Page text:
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Publisher's Summary

The life and work of Sylvia Plath has taken on the proportions of myth. Educated at Smith, she had an epically conflict-filled relationship with her mother, Aurelia. She then married the poet Ted Hughes and plunged into the Sturm und Drang of married life in the full glare of the world of English and American letters. Her poems were fought over, rejected, accepted and, ultimately, embraced by readers everywhere. Dead at 30, she committed suicide by putting her head in an oven while her children slept.
Her poetry collection entitled Ariel became a modern classic. Her novel The Bell Jar has a fixed place on student reading lists.
American Isis is the first Plath biography benefiting from the new Ted Hughes archive at the British Library, which includes 41 letters between Plath and Hughes as well as a host of unpublished papers.
The Sylvia Plath that Carl Rollyson brings to us in American Isis is no shrinking violet overshadowed by Ted Hughes; she is a modern-day Isis, a powerful force that embraced high and low culture to establish herself in the literary firmament.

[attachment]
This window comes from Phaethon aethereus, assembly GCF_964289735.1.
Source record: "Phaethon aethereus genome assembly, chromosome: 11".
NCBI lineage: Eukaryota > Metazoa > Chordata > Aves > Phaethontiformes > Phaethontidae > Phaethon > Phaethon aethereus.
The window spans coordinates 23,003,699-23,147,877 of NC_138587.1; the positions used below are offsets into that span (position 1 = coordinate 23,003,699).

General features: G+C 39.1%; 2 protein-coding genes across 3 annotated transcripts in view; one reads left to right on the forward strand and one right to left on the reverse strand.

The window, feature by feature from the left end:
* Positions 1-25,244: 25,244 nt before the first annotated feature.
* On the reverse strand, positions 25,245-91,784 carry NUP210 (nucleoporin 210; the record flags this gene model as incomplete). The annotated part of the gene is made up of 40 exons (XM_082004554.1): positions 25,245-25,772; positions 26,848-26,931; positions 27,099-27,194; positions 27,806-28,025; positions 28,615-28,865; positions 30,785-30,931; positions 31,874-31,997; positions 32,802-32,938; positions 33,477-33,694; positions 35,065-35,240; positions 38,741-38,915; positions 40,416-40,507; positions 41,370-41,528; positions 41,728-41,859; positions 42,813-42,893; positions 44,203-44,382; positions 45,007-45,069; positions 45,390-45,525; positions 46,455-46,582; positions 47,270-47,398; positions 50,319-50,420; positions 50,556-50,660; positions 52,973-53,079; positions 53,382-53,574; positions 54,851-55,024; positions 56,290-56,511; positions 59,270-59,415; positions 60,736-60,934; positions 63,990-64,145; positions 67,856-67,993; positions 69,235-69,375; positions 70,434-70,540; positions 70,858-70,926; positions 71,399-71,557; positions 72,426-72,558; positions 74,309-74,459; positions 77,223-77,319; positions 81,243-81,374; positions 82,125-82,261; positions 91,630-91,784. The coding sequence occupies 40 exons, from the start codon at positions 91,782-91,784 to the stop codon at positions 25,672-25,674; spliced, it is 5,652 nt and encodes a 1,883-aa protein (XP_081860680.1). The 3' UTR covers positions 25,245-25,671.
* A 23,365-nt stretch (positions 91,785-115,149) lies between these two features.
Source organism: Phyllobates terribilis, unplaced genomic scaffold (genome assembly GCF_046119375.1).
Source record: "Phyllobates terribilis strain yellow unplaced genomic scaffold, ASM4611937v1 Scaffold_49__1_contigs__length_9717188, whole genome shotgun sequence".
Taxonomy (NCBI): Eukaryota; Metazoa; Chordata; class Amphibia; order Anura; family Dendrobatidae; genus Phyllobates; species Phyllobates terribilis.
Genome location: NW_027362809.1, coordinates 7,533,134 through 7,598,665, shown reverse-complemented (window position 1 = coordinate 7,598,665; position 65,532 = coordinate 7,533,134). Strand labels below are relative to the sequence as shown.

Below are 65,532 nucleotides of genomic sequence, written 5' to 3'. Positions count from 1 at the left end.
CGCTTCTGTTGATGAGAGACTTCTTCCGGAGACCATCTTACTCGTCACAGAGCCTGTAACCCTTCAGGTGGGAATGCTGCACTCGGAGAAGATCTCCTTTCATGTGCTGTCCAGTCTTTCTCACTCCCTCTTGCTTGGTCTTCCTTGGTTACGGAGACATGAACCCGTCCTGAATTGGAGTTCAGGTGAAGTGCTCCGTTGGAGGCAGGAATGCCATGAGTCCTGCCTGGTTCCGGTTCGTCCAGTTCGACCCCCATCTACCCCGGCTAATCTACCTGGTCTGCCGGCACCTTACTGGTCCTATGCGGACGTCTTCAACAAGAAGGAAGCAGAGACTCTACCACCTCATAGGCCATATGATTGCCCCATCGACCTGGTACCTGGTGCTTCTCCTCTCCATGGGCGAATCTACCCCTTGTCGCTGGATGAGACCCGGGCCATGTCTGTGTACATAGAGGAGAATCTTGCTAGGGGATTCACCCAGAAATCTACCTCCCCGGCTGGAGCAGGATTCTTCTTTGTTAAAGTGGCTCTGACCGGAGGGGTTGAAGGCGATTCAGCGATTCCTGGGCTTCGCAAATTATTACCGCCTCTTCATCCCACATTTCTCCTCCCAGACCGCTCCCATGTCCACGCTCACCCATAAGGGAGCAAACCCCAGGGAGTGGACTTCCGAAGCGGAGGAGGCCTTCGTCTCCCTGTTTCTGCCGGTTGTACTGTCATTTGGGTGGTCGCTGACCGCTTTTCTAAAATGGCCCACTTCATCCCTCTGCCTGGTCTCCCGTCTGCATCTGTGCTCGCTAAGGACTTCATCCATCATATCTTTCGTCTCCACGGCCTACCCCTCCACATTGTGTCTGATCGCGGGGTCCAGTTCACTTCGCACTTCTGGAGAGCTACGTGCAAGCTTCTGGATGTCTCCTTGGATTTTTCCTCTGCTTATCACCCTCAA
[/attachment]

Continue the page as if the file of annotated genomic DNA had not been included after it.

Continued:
©2013 Carl Rollyson (P)2013 Tantor
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Critic Reviews

"The figure that emerges from Rollyson's study is certainly compelling, and very much a woman of her moment and culture." ( Publishers Weekly)
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Customer Reviews

Most Helpful
2 out of 5 stars
By Rachel on 08-04-15

Sylvia Plath/ Marilyn Monroe, spot the difference!

Would you try another book from Carl Rollyson and/or George Newbern?


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While the later chapters of the book were well researched, the author's claim to avoid the boilerplate of previous biographies made the book seem disjointed and anecdotal. Rollyson also sensationalises Plath, seeming to argue that her decision to commit suicide was a shrewd career move. But the thing that drove me absolutely crazy, and which I can't believe an editor didn't pull him up on, is the constant, forced comparison to Marilyn Monroe, just because he also wrote a biography of the actress. By the fifth section beginning 'Like Marilyn Monroe....' I was seething. It was like bad undergraduate work - 'And now I'm going to draw a vague and unaccountable comparison with this other thing I know something about'. Grrrr...

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7 of 8 people found this review helpful

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